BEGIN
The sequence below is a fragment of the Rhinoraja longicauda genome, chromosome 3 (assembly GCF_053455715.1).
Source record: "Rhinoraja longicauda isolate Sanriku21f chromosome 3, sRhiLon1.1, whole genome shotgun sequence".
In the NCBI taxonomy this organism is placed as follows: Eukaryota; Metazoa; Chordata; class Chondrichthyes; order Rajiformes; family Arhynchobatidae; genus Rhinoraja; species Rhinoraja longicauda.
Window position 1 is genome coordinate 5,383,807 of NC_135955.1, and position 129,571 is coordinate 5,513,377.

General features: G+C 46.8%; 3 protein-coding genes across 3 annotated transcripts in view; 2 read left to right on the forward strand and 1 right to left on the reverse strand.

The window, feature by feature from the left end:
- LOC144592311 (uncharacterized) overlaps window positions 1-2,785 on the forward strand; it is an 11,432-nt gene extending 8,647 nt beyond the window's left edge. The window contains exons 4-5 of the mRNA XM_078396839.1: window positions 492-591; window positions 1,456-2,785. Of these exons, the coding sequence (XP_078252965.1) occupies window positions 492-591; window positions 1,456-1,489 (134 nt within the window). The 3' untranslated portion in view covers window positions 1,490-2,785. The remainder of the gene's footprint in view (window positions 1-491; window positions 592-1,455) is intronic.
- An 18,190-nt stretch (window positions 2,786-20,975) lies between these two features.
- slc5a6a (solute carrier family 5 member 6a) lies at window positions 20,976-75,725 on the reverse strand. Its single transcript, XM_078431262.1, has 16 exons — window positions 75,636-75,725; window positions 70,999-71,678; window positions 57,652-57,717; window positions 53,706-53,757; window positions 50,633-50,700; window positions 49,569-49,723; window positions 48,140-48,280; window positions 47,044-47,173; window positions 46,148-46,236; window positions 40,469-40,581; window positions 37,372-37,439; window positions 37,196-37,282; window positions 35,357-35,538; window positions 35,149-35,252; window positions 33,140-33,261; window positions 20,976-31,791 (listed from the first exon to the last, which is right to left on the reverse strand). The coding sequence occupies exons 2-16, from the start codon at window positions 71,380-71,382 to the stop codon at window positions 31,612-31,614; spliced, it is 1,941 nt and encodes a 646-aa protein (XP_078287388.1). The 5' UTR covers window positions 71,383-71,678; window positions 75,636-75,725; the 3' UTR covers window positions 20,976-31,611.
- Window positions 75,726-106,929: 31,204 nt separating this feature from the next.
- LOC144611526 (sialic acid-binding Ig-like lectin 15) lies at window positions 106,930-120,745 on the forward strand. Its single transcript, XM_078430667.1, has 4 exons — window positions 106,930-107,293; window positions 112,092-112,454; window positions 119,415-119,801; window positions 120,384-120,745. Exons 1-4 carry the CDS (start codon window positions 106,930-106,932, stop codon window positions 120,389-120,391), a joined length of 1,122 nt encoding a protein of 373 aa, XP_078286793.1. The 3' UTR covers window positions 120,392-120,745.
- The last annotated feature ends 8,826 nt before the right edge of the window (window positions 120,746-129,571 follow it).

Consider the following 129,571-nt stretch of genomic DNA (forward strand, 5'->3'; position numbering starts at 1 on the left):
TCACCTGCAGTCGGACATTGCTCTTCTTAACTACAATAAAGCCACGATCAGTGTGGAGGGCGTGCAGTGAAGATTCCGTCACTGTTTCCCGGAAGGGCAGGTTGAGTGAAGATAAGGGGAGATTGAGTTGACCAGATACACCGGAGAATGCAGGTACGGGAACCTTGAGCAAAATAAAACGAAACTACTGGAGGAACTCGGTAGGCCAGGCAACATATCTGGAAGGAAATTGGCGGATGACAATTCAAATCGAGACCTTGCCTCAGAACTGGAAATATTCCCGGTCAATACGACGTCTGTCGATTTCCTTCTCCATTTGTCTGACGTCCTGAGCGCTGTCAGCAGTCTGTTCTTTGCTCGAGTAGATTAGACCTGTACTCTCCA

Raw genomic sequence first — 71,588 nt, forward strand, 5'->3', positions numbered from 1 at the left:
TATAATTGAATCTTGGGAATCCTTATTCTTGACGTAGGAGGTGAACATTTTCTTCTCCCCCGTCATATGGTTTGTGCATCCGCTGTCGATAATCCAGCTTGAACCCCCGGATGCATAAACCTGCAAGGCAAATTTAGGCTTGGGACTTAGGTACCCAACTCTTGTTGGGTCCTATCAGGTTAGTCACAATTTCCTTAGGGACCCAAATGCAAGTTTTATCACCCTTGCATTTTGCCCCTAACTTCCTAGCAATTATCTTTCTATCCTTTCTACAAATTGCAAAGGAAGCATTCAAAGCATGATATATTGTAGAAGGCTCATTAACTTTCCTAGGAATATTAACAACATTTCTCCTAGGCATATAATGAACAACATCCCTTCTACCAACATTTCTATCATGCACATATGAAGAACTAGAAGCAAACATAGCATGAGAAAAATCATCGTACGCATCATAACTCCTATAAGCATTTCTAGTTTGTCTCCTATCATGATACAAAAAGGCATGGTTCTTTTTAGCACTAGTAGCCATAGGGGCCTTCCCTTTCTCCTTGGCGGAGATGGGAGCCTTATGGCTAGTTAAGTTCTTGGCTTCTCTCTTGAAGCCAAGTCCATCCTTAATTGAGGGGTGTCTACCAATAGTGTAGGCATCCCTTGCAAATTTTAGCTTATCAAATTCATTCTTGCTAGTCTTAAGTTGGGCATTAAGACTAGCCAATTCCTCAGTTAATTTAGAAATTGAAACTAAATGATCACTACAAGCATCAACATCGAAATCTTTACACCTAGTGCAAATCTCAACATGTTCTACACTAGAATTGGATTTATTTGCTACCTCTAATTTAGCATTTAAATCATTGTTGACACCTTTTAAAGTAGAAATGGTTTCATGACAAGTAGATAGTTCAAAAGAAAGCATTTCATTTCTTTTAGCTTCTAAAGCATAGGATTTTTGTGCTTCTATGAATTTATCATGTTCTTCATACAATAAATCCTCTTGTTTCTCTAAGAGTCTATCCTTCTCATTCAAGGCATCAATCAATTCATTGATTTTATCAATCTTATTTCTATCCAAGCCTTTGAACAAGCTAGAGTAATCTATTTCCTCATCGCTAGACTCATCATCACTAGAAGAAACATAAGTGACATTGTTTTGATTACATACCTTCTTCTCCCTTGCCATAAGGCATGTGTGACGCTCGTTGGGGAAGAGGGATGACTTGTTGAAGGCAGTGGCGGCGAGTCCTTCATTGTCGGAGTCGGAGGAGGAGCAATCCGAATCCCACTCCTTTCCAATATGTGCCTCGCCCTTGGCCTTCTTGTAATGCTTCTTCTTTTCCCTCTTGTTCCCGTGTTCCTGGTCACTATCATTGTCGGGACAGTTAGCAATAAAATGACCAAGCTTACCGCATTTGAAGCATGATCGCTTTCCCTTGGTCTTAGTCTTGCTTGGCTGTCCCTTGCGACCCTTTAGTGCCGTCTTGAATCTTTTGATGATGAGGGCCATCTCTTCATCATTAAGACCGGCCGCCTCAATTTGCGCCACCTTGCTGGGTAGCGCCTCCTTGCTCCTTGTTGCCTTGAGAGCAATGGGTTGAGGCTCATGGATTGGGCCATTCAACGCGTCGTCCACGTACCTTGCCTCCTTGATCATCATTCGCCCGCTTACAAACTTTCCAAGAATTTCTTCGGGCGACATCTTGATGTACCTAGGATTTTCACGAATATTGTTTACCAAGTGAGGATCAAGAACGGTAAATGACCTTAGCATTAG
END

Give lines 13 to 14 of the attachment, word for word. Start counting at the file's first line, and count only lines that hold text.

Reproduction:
Consider the following 129,571-nt stretch of genomic DNA (forward strand, 5'->3'; position numbering starts at 1 on the left):
TCACCTGCAGTCGGACATTGCTCTTCTTAACTACAATAAAGCCACGATCAGTGTGGAGGGCGTGCAGTGAAGATTCCGTCACTGTTTCCCGGAAGGGCAGGTTGAGTGAAGATAAGGGGAGATTGAGTTGACCAGATACACCGGAGAATGCAGGTACGGGAACCTTGAGCAAAATAAAACGAAACTACTGGAGGAACTCGGTAGGCCAGGCAACATATCTGGAAGGAAATTGGCGGATGACAATTCAAATCGAGACCTTGCCTCAGAACTGGAAATATTCCCGGTCAATACGACGTCTGTCGATTTCCTTCTCCATTTGTCTGACGTCCTGAGCGCTGTCAGCAGTCTGTTCTTTGCTCGAGTAGATTAGACCTGTACTCTCCA